EFFECT OF PRE-HEATING ON SOME PHYSICAL PROPERTIES OF COMPOSITE RESIN
Jin, Myoung-Uk ; Kim, Sung-Kyo ;
Restorative Dentistry and Endodontics, volume 34, issue 1, 2009, Pages 30~37
DOI : 10.5395/JKACD.2009.34.1.030
The purpose of this study was to evaluate the effect of pre-heating on some physical properties of composite resin. Eighty extracted, noncarious human molars were used in the present study. Four different temperatures of composite resin were used:
values represented the refrigerator storage temperature and room temperature respectively. For
, composite resin was heated to the temperatures. As physical properties of composite resin, shear bond strength, microhardness, and degree of conversion were measured. The data for each group were subjected to one-way ANOVAs followed by the Tukey's HSD test at 95% confidence level. Both in enamel and dentin, among composite resin of
, the pre-heated composite resin up to
revealed the highest shear bond strength, and pre-heated composite resin to the higher temperature revealed higher shear bond strength. Microhardness value was also higher with composite resin of higher temperature. Degree of conversion was also higher with composite resin of the higher temperature. In this study, it seems that pre-heating composite resin up to the higher temperature may show higher shear bond strength, higher microhardness value, and higher degree of conversion. Therefore, when using composite resin in the clinic, preheating the composite resin could be recommended to have enhanced physical properties of it.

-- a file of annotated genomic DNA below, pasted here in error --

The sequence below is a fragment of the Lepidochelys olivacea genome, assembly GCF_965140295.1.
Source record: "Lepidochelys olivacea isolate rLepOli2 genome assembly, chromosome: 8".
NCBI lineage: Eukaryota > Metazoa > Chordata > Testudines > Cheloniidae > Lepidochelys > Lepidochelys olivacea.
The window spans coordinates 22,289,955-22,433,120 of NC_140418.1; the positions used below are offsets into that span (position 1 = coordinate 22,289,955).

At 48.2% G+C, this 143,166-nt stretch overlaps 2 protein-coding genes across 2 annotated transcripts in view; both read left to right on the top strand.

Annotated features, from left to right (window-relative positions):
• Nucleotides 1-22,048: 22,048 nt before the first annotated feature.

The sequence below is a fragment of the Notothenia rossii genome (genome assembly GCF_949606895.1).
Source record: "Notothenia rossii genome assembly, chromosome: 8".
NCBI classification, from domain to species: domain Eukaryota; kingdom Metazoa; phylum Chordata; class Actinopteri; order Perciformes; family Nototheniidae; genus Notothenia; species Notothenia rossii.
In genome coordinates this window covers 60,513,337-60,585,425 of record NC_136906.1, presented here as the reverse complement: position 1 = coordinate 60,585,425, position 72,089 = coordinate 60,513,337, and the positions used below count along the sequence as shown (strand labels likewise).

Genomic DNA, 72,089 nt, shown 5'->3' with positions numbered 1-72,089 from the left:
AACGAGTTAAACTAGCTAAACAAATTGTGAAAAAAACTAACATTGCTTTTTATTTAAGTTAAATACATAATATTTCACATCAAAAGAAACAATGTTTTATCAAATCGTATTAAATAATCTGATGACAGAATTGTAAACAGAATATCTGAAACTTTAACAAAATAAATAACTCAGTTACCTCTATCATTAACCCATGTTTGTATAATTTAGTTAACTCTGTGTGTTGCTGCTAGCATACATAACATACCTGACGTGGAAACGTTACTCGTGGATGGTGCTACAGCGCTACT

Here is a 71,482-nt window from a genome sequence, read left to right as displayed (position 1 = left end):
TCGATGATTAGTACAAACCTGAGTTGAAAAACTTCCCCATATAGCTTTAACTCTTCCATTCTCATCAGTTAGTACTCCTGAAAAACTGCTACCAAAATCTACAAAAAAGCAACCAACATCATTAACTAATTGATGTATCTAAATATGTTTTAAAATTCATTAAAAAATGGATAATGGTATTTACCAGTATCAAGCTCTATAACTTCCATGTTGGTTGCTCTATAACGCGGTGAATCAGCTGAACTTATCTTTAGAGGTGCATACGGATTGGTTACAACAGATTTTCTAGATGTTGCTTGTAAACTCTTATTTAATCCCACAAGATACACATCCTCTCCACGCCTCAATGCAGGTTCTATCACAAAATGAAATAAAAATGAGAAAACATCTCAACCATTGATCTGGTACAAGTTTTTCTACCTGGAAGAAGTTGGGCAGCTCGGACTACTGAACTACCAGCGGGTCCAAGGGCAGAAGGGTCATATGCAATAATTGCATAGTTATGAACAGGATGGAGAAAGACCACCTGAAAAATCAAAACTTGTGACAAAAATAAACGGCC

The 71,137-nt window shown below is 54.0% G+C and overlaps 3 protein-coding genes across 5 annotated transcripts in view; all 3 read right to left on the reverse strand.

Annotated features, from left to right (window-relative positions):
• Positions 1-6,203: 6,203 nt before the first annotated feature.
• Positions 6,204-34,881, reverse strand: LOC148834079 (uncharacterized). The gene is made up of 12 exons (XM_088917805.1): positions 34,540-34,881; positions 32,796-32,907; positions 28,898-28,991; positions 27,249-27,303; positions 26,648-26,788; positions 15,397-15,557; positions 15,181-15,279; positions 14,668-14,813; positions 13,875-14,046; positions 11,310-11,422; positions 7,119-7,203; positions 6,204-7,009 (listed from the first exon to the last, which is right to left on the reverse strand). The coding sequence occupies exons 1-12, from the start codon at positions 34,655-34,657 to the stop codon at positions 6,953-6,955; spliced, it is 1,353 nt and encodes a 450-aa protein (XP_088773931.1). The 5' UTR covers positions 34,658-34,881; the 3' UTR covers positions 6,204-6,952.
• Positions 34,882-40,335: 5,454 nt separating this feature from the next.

IATROGENIC CHEMICAL BURN ON FACIAL SKIN BY 37% PHOSPHORIC ACID ETCHANT
Park, Jong-Hyun ; Shin, Hye-Jin ; Park, Se-Hee ; Kim, Jin-Woo ; Cho, Kyung-Mo ;
Restorative Dentistry and Endodontics, volume 34, issue 1, 2009, Pages 38~41
DOI : 10.5395/JKACD.2009.34.1.038
When we use the total-etch dentin adhesive system for composite resin restorations, gel or liquid acid etchant such as 37% phosphoric acid is commonly used. Thirty seven percentage phosphoric acid is very powerful erosive agent, and can cause severe harmful effects when it contacts with an oral mucosa and facial skin. This case describes iatrogenic chemical burn on facial skin caused by phosphoric acid which was happened during composite resin restorative procedure. Chemical burn by acid etchant can be evoked by careless handling of remnant and syringe. In order to prevent these iatrogenic injuries, we should check the complete removal of the etching agent both in intra and extra-oral environments after etching and rinsing procedure and it is necessary to use of the rubber dam or isolation instruments. If accidental burn were occurred. immediate wash with copious water. And bring the patient to the dermatologist as soon as possible.
THE EFFECT OF PRIMING ETCHED DENTIN WITH SOLVENT ON THE MICROTENSILE BOND STRENGTH OF HYDROPHOBIC DENTIN ADHESIVE